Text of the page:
Clarke, the then-junior mile world record holder, leading the race, got back to his feet and started running again. In the final two laps Landy made up a large deficit to win the race, something considered one of the greatest moments in Australian sporting history. Said the National Centre for History and Education in Australia, "It was a spontaneous gesture of sportsmanship and it has never been forgotten." Sculptor Mitch Mitchell created a bronze sculpture of the moment when Landy helps Clarke to his feet. It has been moved from the north west corner of Punt Road and Swan Street to Olympic Park, Melbourne. On 1 January 2001, Landy was sworn in as the 26th Governor of Victoria, he was appointed by Premier of Victoria Steve Bracks. On 15 March 2006, in the final month of his term as governor, John Landy was the final runner in the Queen's Baton relay during the 2006 Commonwealth Games Opening Ceremony at the MCG stadium in Melbourne, presenting the baton to the Queen by placing it in its specially constructed holder.
He retired as governor on 7 April 2006. John Landy worked as senior manager at ICI Australia, had a successful public speaking career. For eight years Landy served on the Victorian Land Conservation Council, contributing to debates and recommendations about the balanced use of public land across Victoria. An avid naturalist, Landy has written two books on natural history, he was Commissioner-General for the Australian exhibit at Expo 92. On 12 February 2009 Landy was appointed the chair of the Victorian Bushfire Appeal Fund Advisory Panel, he stood down from the position on 7 September that same year. In 1955, John Landy was made a Member of the Order of the British Empire for services to sport, was awarded the Australian Sports Medal in 2000, in 2001 he was awarded the Centenary Medal, made a Companion of the Order of Australia and a Knight of Grace of the Most Venerable Order of the Hospital of St John of Jerusalem. In 2006 he was appointed a Commander of the Royal Victorian Order during the Queen's visit to Australia.
He was inducted into the Sport Australia Hall of Fame in 1985. Over the years, Landy has been awarded numerous honorary degrees, the first being a Doctor of Laws from the University of Victoria in 1994. In 1997, a Doctor of Rural Science from the University of New England, followed by a Doctor of Laws from the University of Melbourne in 2003 and Doctor of Laws from Deakin University in 2009. On 12 July 2008, John Landy was the guest speaker at his club's Centenary Dinner held at North Geelong. Landy has been a Life Member of the Geelong Guild Athletic Club since April 1958. Named after Landy, Landy Field in South Geelong is the Geelong region's major athletic facility. East Doncaster Secondary College has a VCE centre dedicated in Landy's honour. Central Park, in Malvern East, Melbourne has a sports oval dedicated to John Landy with a plaque which reads in part "Named in honour of John Landy, resident of Central Park Road, who used this oval for his traini
John Harrison was a self-educated English carpenter and clockmaker who invented the marine chronometer, a long-sought-after device for solving the problem of calculating longitude while at sea. Harrison's solution revolutionized navigation and increased the safety of long-distance sea travel; the problem he solved was considered so important following the Scilly naval disaster of 1707 that the British Parliament offered financial rewards of up to £20,000 under the 1714 Longitude Act. In 1730, Harrison presented his first design, worked over many years on improved designs, making several advances in time-keeping technology turning to what were called sea watches. Harrison gained support from the Longitude Board in testing his designs. Toward the end of his life, he received a reward from Parliament. Harrison came 39th in the BBC's 2002 public poll of the 100 Greatest Britons. John Harrison was born in Foulby in the West Riding of Yorkshire, the first of five children in his family, his step father worked as a carpenter at the nearby Nostell Priory estate.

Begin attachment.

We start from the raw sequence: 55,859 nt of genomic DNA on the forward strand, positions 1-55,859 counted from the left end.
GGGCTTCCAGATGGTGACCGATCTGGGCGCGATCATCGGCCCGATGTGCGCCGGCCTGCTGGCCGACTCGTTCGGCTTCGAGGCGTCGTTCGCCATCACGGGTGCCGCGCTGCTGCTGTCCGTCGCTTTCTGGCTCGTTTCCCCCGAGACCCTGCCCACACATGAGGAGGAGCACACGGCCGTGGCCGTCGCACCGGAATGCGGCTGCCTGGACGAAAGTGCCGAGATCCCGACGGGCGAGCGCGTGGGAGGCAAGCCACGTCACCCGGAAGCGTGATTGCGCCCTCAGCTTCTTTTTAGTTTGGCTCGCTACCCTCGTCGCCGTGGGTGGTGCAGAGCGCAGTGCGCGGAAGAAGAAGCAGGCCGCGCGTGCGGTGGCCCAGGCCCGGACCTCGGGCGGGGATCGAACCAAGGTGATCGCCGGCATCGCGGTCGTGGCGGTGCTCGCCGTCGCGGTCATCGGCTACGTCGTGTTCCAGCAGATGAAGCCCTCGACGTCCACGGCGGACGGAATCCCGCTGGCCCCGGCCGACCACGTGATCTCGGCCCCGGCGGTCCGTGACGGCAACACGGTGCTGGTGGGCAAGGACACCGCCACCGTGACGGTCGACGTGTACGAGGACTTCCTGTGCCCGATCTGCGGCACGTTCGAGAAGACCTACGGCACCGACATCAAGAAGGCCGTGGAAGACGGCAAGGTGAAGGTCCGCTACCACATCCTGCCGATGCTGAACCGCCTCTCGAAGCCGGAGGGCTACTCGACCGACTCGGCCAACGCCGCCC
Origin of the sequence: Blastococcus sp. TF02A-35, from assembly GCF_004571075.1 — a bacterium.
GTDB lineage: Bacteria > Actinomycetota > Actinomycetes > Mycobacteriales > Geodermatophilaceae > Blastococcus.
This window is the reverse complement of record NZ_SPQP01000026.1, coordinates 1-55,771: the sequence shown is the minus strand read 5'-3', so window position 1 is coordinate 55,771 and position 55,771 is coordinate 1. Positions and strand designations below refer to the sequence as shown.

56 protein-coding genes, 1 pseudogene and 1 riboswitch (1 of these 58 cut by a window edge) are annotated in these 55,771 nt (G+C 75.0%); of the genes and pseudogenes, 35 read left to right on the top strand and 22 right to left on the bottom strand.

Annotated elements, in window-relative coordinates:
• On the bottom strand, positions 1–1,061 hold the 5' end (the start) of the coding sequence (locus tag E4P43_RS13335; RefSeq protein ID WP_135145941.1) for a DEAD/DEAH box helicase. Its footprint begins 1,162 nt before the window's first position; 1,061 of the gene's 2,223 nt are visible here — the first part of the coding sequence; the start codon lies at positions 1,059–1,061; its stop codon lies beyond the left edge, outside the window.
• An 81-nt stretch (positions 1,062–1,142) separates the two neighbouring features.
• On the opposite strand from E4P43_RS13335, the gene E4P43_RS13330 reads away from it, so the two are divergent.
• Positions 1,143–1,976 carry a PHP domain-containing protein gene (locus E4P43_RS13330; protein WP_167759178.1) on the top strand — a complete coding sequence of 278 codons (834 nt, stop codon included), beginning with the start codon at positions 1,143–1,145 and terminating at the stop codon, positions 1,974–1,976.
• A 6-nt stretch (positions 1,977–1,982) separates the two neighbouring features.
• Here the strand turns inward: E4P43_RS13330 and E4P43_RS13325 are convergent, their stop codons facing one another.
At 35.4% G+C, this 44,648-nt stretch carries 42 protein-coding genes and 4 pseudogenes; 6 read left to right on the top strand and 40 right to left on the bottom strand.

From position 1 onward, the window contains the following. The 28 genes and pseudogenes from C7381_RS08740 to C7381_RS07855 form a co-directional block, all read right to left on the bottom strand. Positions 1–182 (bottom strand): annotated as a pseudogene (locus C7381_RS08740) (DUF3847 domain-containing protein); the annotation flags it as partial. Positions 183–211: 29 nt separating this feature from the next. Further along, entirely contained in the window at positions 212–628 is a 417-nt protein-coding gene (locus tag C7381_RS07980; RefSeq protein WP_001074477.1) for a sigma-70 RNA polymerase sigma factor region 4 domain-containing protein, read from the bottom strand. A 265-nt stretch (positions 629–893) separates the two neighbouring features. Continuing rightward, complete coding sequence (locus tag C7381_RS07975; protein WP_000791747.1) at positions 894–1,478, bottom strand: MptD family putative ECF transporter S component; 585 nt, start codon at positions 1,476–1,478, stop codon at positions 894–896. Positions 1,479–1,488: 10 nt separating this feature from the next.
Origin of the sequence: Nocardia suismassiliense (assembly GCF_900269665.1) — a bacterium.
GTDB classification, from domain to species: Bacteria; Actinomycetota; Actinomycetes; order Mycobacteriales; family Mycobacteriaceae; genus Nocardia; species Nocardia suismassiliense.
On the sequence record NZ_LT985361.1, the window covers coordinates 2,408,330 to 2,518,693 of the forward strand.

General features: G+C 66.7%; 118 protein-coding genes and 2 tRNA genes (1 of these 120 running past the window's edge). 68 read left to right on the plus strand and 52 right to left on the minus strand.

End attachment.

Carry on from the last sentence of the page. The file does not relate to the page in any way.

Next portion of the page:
A house on the site of what may have been the family home bears a blue plaque. Around 1700, the Harrison family moved to the Lincolnshire village of Barrow upon Humber. Following his father's trade as a carpenter, Harrison built and repaired clocks in his spare time. Legend has it that at the age of six, while in bed with smallpox, he was given a watch to amuse himself and he spent hours listening to it and studying its moving parts, he had a fascination for music becoming choirmaster for Barrow parish church. Harrison built his first longcase clock in 1713, at the age of 20; the mechanism was made of wood. Three of Harrison's early wooden clocks have survived: the first is in the Worshipful Company of Clockmakers' collection in the Guildhall in London, since 2015 on display in the Science Museum; the second is in the Science Museum in London. The Nostell example, in the billiards room of this stately home, has a Victorian outer case, which has small glass windows on each side of the movement so that the wooden workings may be inspected.
In the early 1720s, Harrison was commissioned to make a new turret clock at Brocklesby Park, North Lincolnshire. The clock still works, like his previous clocks has a wooden movement of oak and lignum vitae. Unlike his early clocks, it incorporates some original features to improve timekeeping, for example the grasshopper escapement. Between 1725 and 1728, John and his brother James a skilled joiner, made at least three precision longcase clocks, again with the movements and longcase made of oak and lignum vitae; the grid-iron pendulum was developed during this period. These precision clocks are thought by some to have been the most accurate clocks in the world at the time. Number 1, now in a private collection, belonged to the Time Museum, USA, until the museum closed in 2000 and its collection was dispersed at auction in 2004. Number 2 is in the Leeds City Museum, it forms the core of a permanent display dedicated to John Harrison's achievements, "John Harrison: The Clockmaker Who Changed the World" and had its official opening on 23 January 2014, the first longitude-related event marking the tercentenary of the Longitude Act.